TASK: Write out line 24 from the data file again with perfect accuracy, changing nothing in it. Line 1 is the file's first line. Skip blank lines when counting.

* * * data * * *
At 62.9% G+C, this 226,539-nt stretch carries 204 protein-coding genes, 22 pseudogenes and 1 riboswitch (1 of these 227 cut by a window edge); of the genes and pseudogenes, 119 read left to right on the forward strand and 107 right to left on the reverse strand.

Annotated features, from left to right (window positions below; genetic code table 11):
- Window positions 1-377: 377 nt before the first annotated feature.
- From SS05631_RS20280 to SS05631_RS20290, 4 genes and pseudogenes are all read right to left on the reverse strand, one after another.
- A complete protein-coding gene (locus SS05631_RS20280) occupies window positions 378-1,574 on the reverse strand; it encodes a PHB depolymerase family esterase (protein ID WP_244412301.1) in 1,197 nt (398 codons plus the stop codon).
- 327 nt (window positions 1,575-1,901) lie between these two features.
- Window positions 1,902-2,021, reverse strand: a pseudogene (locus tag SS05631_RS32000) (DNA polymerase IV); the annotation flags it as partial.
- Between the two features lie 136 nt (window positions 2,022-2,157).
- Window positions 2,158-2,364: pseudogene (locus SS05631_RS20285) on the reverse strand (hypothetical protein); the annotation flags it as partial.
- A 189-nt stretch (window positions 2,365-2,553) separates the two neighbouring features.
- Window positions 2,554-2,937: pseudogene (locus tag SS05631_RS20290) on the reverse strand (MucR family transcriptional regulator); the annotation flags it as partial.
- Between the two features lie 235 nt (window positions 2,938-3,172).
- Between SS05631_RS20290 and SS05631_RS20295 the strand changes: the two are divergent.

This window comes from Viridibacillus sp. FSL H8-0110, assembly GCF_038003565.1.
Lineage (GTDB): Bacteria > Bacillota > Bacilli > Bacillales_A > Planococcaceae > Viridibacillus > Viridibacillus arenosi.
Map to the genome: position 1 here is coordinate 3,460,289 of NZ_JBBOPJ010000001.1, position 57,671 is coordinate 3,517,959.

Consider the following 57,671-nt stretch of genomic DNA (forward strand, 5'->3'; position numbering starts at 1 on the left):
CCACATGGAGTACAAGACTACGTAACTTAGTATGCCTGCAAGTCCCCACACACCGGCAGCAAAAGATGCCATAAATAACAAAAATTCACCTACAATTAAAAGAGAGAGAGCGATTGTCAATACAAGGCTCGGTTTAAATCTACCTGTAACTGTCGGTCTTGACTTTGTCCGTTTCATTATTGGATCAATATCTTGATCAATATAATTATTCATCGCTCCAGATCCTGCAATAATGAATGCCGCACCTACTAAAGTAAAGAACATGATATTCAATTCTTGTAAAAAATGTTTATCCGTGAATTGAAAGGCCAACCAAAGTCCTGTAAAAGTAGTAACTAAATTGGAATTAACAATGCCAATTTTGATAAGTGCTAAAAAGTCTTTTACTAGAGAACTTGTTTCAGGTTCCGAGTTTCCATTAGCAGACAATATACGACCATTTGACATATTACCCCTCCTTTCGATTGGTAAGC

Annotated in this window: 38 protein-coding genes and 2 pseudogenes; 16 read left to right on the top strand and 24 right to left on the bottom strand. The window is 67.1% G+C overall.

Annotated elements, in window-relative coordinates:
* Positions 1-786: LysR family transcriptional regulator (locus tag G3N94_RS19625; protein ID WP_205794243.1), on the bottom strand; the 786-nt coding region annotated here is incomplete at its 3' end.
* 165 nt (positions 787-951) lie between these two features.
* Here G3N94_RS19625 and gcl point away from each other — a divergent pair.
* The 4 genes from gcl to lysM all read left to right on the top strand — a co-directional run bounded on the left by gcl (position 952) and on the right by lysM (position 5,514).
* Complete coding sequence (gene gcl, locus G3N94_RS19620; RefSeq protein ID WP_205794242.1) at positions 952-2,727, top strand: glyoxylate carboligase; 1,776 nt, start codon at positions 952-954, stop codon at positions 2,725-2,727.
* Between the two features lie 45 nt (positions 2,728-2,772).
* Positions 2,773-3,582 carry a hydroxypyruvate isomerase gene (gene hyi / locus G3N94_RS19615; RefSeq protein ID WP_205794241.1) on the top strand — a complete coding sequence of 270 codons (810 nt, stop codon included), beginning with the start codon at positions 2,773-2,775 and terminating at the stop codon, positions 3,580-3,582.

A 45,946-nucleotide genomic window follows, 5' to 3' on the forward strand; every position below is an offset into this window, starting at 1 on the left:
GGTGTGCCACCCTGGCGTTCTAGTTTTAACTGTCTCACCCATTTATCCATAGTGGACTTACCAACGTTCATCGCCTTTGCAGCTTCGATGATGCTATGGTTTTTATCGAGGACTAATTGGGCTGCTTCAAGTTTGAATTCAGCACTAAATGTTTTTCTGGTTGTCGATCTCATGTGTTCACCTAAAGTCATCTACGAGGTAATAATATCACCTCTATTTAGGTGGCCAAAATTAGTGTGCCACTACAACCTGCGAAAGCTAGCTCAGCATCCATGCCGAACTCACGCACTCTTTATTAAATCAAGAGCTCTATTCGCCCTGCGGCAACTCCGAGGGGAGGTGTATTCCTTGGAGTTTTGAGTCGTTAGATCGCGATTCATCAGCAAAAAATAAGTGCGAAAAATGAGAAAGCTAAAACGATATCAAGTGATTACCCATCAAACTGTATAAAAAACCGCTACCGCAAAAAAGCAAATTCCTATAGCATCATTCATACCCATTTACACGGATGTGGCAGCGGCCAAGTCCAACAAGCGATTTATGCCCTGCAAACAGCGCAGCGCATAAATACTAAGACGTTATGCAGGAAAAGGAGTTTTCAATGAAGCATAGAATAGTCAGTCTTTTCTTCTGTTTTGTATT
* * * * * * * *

* The 4 genes from gcl to lysM all read left to right on the top strand — a co-directional run bounded on the left by gcl (position 952) and on the right by lysM (position 5,514).